Candlestick Chart

What Is Open Interest (OI)?

Options data can provide many useful insights about the market. It is even possible to gauze market direction with predictable accuracy. How is it possible?

Here is how you can estimate market direction with options data. How can we predict market direction with Open Interest? However, before that, it is important to understand the basic concept.

Understanding Open Interest (OI)

Open Interest (OI) tells you how many options contracts are outstanding in the market.

Let’s understand this: whenever a seller sells 1 contract to a buyer. The buyer is said to belong on the contract and the seller is said to be short on the same contract.

The open interest, in this case, will be 1.

In the Option Chain, if the Nifty on 12 August 2021 Expiry at 16500 is 20,87657; it has two meanings:

  • The number of Long positions at this strike price is: 20,87657
  • The number of Short positions at this strike price: 20,87657

Importance of Open Interest (OI)

It is quite useful in understanding the liquidity of the market.

  • Higher open interest means more is the liquidity
  • Lower the open interest means lower liquidity

It is always suggested to choose a scrip with higher OI as it would be easier to enter or exit the trade.

How to Predict Market Direction with Open Interest (OI)?

Open Interest is useful data, but it would be the wrong approach to predict market direction with it. It should always be used in conjunction with volume data.

OI                   Volume        Interpretation 

Increase       Increase       Bullish

Decrease     Decrease     Probability of end of a bearish trend

Decrease     Increase       Bearish

Increase       Decrease     Bullish trend may end

Analysts typically use open interest to confirm the strength of a trend. Increasing open interest is typically a confirmation of the trend whereas decreasing open interest can be a signal that the trend is losing strength.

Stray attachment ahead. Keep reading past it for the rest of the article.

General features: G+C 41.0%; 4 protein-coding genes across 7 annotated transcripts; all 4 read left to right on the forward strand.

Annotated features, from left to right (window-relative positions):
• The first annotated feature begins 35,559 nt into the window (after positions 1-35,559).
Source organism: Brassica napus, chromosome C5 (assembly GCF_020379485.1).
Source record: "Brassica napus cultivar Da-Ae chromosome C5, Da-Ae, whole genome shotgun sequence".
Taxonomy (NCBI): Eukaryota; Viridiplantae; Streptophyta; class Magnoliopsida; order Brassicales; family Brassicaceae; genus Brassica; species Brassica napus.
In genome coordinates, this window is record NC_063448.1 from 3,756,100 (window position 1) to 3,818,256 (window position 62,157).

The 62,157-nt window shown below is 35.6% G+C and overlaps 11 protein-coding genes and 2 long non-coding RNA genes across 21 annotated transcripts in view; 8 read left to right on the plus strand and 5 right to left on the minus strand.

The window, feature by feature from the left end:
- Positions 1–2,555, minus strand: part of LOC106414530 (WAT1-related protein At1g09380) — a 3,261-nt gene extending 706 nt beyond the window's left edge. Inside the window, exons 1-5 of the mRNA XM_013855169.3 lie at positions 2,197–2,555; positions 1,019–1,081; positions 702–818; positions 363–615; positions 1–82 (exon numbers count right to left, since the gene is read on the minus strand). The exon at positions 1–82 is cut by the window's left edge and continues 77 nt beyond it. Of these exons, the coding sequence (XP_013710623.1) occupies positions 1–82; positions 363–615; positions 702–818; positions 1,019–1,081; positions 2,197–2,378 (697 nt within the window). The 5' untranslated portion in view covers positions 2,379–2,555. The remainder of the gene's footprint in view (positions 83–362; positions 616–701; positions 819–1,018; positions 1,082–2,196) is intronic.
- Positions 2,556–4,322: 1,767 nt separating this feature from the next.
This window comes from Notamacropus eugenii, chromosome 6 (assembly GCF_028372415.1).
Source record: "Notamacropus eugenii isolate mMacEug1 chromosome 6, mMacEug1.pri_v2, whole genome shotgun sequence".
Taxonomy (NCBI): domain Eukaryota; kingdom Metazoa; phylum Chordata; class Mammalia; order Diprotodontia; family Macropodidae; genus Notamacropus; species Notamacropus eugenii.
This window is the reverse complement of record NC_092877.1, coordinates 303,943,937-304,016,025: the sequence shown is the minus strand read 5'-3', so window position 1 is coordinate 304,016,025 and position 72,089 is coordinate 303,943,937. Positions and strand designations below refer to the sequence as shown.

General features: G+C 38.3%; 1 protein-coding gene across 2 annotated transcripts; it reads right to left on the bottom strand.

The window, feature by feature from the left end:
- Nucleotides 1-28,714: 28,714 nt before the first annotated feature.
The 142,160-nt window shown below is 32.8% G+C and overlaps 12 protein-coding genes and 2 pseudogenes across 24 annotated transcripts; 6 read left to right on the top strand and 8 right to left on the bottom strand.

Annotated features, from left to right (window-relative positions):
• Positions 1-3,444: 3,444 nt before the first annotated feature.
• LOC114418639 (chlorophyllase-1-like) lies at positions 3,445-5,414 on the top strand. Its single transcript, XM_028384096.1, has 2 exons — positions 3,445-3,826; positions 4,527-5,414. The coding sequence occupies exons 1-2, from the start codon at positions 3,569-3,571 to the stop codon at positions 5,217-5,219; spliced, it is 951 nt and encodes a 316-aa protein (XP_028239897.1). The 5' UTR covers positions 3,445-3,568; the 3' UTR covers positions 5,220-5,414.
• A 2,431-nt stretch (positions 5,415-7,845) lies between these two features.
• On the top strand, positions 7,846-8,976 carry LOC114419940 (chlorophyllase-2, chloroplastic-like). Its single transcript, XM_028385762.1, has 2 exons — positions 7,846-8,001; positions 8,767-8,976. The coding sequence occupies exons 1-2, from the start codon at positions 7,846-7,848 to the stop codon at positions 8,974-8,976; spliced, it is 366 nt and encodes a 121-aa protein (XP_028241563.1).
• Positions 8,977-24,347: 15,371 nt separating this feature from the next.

A simple interpretation could be:

  • When Open Interest increases: money is moving into the contract
  • When Open Interest goes down: money is moving out of the contract

Some other points to remember:

  • Another thing to understand is abnormally high OI may be an indication of high leverage. A trader should stay cautious in this scenario.
  • Very high OI at a particular strike price may act as a possible area of Support and Resistance.
  • Look for strike levels where there is maximum OI at the Call Option side. It is usually difficult to break this range and acts as Resistance.
  • Look for the strike levels where there is maximum OI at the Put Option side, it is a high probability the market may not break this range and may act as a possible Support zone.

Vikash Kumar

An investor with more than 15 years of experience in the market. I m deeply interested in positional and momentum-based trading strategies and love learning strategies and backtesting.

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2 thoughts on “What Is Open Interest (OI)?”

  1. Gοod post but I was wondering if you could write a litte more on thiѕ subјect?

    I’d be very thankful if you could elaborate a little bit further.
    Appreciɑte it!

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